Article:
KernelExplainer :- Kernel SHAP is a method that uses a special weighted linear regression to compute the importance of each feature. The computed importance values are Shapley values from game theory and also coefficients from a local linear regression.

For our tabular dataset will use Kernel explainer to explain the features. SHAP use JAVA so after import SHAP we need to define shap.initjs() show show graph in jupyter notebook, then by shap.force.plot we can see the visualization. Note :- SHAP take long time to produce output graph based on dataset size.Now visualize true positive case and see how accurate SHAP predict the features contribution.

#Import the SHAP
import shap

# Define SHAP Explainer
explainer = shap.KernelExplainer(logreg.predict_proba,x_train)

shap_value = explainer.shap_values(x_test.iloc[tp,:])

#Print the graph
print("Actual: ",y_test.values[tp],"Predicted :",y_pred[tp])

Now take the True Negative case 

shap_value3 = explainer.shap_values(x_test.iloc[tn,:])
print("Actual: ",y_test.values[tn],"Predicted :",y_pred[tn])

Now Train the SHAP for complete x_train dataset  values to get the graph and look overall picture when and where which feature weight goes high and low.

import warnings; warnings.simplefilter('ignore')
shap_value_all = explainer.shap_values(x_test)


Lets get the features importance bar graph to look average impact on model output.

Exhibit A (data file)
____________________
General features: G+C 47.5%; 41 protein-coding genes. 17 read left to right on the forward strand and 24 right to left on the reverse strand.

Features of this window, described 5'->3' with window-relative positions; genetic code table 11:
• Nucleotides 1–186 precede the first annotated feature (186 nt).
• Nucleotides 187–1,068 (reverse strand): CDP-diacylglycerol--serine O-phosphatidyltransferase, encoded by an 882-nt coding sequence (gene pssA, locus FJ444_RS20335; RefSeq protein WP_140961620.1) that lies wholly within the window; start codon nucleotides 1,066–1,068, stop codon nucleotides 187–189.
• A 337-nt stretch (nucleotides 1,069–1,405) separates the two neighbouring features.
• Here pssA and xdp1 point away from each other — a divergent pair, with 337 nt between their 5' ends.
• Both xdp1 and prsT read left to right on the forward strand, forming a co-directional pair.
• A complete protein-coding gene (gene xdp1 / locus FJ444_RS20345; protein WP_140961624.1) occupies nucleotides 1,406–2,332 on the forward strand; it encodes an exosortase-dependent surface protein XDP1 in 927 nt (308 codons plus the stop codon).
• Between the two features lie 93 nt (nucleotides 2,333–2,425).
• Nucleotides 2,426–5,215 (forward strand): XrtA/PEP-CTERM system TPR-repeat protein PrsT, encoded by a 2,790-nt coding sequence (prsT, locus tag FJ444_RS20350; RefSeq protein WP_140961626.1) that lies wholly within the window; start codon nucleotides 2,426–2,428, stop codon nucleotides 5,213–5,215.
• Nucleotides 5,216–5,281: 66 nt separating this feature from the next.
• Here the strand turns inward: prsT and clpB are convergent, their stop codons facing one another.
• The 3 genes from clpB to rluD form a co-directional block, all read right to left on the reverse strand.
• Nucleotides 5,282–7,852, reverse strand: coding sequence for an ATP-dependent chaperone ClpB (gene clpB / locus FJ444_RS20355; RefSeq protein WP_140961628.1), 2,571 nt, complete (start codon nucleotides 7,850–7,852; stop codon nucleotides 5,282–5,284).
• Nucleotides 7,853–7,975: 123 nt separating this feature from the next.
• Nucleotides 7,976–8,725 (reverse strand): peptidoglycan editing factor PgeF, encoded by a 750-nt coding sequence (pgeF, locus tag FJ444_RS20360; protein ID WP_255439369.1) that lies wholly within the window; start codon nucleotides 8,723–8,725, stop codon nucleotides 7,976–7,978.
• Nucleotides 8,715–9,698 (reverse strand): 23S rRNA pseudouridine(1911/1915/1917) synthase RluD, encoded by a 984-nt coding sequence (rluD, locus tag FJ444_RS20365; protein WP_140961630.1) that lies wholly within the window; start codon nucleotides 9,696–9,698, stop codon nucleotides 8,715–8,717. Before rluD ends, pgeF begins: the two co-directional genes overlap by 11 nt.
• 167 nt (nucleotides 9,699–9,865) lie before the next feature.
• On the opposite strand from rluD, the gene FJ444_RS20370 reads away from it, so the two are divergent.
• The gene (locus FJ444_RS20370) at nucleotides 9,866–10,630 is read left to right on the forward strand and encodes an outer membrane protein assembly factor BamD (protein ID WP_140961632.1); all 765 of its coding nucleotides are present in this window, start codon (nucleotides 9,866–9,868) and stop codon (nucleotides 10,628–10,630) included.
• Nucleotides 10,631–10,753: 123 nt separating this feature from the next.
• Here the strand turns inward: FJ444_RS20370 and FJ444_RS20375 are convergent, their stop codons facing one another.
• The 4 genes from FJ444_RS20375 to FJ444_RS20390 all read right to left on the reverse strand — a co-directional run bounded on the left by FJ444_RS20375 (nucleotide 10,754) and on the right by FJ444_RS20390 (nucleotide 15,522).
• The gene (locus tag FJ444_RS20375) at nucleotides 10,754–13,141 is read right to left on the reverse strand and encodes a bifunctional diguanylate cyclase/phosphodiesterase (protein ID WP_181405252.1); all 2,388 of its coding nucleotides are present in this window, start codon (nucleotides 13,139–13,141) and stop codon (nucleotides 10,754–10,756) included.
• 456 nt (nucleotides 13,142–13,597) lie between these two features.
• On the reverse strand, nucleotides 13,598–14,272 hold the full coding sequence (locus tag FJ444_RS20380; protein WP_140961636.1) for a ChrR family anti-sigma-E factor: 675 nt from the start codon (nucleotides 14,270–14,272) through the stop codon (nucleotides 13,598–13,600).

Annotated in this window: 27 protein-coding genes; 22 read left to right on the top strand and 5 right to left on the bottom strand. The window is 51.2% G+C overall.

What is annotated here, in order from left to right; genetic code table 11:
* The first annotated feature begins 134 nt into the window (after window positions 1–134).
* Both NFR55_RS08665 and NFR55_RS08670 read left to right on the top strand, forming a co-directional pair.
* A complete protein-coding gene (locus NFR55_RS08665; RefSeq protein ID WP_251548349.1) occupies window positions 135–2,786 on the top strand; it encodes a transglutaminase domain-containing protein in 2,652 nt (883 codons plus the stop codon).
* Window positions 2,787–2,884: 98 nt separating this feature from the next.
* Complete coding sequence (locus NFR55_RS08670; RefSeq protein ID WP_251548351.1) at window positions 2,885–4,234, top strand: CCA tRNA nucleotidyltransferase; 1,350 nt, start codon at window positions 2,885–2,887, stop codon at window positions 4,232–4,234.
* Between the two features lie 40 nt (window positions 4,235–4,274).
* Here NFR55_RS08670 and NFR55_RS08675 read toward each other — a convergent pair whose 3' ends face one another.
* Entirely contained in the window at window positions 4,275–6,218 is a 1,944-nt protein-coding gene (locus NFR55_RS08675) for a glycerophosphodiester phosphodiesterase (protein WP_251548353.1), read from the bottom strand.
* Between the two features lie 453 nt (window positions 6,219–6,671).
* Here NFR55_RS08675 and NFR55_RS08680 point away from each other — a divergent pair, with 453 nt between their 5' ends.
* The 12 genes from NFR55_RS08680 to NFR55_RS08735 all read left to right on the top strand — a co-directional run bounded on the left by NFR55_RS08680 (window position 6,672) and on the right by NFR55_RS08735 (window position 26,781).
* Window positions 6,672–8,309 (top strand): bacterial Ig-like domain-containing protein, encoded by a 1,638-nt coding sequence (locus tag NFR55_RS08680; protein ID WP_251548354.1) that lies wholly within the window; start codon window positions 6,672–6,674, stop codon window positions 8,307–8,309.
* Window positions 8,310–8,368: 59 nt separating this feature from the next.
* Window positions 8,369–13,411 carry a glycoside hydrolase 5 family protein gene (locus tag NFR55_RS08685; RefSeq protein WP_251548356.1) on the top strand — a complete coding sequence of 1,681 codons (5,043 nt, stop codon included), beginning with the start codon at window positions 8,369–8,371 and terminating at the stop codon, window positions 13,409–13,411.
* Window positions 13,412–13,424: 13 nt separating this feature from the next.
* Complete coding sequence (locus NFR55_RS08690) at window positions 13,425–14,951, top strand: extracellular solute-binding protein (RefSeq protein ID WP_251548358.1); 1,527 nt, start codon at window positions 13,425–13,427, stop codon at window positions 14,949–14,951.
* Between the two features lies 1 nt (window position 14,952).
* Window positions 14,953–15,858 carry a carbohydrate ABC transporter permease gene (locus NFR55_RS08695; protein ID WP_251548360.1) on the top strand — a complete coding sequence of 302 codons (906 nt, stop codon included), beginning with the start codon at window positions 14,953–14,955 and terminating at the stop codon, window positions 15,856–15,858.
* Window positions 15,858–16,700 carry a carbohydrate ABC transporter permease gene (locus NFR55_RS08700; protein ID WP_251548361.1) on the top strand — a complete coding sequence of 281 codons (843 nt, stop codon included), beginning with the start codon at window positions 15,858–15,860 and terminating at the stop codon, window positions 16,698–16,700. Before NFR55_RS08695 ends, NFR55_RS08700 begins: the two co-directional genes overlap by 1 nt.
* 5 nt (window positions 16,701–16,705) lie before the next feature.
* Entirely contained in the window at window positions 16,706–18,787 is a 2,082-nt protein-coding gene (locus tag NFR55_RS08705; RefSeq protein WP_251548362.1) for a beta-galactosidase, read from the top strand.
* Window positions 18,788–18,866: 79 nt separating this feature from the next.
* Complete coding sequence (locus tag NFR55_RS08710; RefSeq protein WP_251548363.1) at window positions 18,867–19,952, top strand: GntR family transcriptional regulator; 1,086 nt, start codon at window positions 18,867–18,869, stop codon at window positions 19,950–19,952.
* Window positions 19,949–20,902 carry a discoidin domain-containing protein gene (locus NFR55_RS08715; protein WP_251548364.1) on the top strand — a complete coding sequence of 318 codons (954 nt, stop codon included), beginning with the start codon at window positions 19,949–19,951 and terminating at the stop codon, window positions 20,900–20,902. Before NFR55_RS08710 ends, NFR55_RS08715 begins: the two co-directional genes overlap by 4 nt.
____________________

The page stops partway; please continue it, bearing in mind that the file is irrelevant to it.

InterpretML : Design and developed by Microsoft team which has very nice and interactive visualization, this framework is so easy to define and its use Plotly, Scikit-learn, LIME, SHAP, Salib, Treeinterprater, joblib and other packeges for training interpretable machine learning models and explaining black box model.  Let begin with importing library  and Show top 21 local features from dataset 

# Import the library
from interpret import show
from import ClassHistogram

# define model
from interpret.glassbox import LogisticRegression
seed = 1
ebm = LogisticRegression(random_state=seed), y_train) 

#Show top 21 local features from dataset 
ebm_local = ebm.explain_local(x_test[:21], y_test[:21], name='EBM')


Now see the ROC curve 

from interpret.perf import ROC

ebm_perf = ROC(ebm.predict_proba).explain_perf(x_test, y_test, name=’EBM’)

Histogram to show overall impact 

hist = ClassHistogram().explain_data(x_train, y_train, name = 'Train Data')